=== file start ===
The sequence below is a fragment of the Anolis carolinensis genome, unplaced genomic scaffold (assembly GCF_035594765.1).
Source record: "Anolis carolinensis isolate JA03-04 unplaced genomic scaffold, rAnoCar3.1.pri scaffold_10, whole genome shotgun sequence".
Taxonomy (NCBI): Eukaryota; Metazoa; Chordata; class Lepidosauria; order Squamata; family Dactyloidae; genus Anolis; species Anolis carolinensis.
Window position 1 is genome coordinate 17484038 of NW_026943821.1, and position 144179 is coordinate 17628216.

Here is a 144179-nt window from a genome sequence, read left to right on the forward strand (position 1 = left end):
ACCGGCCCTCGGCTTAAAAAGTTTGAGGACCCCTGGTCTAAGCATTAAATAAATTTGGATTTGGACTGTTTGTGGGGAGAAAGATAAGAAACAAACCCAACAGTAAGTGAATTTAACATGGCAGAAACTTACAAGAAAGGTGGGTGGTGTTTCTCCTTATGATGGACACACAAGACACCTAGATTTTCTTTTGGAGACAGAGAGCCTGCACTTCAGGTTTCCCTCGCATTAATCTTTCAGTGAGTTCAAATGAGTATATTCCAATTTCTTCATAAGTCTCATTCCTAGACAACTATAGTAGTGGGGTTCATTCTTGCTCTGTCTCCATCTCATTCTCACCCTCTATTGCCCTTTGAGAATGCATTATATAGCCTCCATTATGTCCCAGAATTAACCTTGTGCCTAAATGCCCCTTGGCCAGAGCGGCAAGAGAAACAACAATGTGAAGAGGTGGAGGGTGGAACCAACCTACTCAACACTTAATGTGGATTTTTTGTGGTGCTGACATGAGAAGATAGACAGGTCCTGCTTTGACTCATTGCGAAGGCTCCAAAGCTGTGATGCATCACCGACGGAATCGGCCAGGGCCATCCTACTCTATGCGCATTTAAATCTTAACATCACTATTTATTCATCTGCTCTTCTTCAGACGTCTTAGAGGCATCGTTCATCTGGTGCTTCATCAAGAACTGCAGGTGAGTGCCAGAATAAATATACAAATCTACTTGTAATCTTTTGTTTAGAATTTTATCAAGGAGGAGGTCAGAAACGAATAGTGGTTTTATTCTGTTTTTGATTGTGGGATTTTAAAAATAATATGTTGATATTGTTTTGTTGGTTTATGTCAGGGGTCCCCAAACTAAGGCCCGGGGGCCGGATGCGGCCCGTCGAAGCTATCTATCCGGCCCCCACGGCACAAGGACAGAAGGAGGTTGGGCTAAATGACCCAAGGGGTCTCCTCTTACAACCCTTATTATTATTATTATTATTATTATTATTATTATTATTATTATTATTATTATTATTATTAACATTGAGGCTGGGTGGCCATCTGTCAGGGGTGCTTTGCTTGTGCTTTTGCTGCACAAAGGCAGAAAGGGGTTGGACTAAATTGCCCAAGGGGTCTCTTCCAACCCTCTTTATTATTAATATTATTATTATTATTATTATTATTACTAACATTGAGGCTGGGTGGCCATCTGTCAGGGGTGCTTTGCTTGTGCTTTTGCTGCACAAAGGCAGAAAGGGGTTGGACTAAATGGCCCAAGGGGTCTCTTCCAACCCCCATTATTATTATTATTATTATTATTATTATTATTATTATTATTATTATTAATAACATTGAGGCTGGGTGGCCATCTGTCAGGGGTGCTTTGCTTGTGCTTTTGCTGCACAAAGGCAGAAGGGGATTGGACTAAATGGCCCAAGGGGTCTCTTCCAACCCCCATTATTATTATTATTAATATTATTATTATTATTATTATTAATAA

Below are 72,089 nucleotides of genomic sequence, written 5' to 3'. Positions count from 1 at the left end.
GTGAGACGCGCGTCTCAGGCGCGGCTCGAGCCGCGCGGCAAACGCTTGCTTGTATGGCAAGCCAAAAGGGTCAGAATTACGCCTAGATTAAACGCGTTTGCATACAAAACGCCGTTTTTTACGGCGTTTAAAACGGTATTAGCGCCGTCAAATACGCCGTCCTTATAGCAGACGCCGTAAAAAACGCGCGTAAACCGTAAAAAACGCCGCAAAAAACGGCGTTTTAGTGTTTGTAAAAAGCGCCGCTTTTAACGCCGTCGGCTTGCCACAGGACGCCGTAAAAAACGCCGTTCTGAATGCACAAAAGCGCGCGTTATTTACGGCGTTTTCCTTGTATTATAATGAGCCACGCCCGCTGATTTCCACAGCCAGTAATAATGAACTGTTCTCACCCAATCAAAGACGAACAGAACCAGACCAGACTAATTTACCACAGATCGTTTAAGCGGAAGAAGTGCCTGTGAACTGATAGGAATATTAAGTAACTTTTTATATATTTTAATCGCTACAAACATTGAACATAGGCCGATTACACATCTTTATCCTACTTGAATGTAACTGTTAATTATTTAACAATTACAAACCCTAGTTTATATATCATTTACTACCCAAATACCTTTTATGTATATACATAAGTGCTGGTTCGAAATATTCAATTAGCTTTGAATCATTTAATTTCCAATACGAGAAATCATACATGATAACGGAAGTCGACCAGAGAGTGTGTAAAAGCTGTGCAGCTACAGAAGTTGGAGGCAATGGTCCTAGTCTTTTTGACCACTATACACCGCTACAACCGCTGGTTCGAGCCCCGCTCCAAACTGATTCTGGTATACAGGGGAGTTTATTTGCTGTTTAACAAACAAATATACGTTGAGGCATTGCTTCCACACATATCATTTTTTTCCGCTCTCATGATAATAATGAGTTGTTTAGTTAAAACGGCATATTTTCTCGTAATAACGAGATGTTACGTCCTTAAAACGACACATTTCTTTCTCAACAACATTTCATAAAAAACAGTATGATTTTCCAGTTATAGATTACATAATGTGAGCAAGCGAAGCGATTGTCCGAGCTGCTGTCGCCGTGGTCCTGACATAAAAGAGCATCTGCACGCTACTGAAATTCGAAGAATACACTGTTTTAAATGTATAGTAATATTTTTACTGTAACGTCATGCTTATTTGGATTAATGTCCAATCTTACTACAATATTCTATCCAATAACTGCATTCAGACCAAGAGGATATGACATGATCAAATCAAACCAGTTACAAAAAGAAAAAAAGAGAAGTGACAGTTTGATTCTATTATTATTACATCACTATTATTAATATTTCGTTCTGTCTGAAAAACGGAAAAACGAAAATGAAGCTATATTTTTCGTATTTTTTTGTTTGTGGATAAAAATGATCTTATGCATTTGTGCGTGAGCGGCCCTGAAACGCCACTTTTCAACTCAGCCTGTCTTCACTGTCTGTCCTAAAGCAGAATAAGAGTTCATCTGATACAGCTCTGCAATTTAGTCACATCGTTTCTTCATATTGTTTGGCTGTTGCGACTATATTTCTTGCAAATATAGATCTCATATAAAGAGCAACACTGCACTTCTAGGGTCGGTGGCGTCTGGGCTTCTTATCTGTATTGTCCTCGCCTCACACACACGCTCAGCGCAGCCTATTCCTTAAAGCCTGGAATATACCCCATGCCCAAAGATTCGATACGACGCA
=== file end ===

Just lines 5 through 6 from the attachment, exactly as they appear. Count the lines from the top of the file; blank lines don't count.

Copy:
Here is a 144179-nt window from a genome sequence, read left to right on the forward strand (position 1 = left end):
ACCGGCCCTCGGCTTAAAAAGTTTGAGGACCCCTGGTCTAAGCATTAAATAAATTTGGATTTGGACTGTTTGTGGGGAGAAAGATAAGAAACAAACCCAACAGTAAGTGAATTTAACATGGCAGAAACTTACAAGAAAGGTGGGTGGTGTTTCTCCTTATGATGGACACACAAGACACCTAGATTTTCTTTTGGAGACAGAGAGCCTGCACTTCAGGTTTCCCTCGCATTAATCTTTCAGTGAGTTCAAATGAGTATATTCCAATTTCTTCATAAGTCTCATTCCTAGACAACTATAGTAGTGGGGTTCATTCTTGCTCTGTCTCCATCTCATTCTCACCCTCTATTGCCCTTTGAGAATGCATTATATAGCCTCCATTATGTCCCAGAATTAACCTTGTGCCTAAATGCCCCTTGGCCAGAGCGGCAAGAGAAACAACAATGTGAAGAGGTGGAGGGTGGAACCAACCTACTCAACACTTAATGTGGATTTTTTGTGGTGCTGACATGAGAAGATAGACAGGTCCTGCTTTGACTCATTGCGAAGGCTCCAAAGCTGTGATGCATCACCGACGGAATCGGCCAGGGCCATCCTACTCTATGCGCATTTAAATCTTAACATCACTATTTATTCATCTGCTCTTCTTCAGACGTCTTAGAGGCATCGTTCATCTGGTGCTTCATCAAGAACTGCAGGTGAGTGCCAGAATAAATATACAAATCTACTTGTAATCTTTTGTTTAGAATTTTATCAAGGAGGAGGTCAGAAACGAATAGTGGTTTTATTCTGTTTTTGATTGTGGGATTTTAAAAATAATATGTTGATATTGTTTTGTTGGTTTATGTCAGGGGTCCCCAAACTAAGGCCCGGGGGCCGGATGCGGCCCGTCGAAGCTATCTATCCGGCCCCCACGGCACAAGGACAGAAGGAGGTTGGGCTAAATGACCCAAGGGGTCTCCTCTTACAACCCTTATTATTATTATTATTATTATTATTATTATTATTATTATTATTATTATTATTATTATTAACATTGAGGCTGGGTGGCCATCTGTCAGGGGTGCTTTGCTTGTGCTTTTGCTGCACAAAGGCAGAAAGGGGTTGGACTAAATTGCCCAAGGGGTCTCTTCCAACCCTCTTTATTATTAATATTATTATTATTATTATTATTATTACTAACATTGAGGCTGGGTGGCCATCTGTCAGGGGTGCTTTGCTTGTGCTTTTGCTGCACAAAGGCAGAAAGGGGTTGGACTAAATGGCCCAAGGGGTCTCTTCCAACCCCCATTATTATTATTATTATTATTATTATTATTATTATTATTATTATTATTAATAACATTGAGGCTGGGTGGCCATCTGTCAGGGGTGCTTTGCTTGTGCTTTTGCTGCACAAAGGCAGAAGGGGATTGGACTAAATGGCCCAAGGGGTCTCTTCCAACCCCCATTATTATTATTATTAATATTATTATTATTATTATTATTAATAA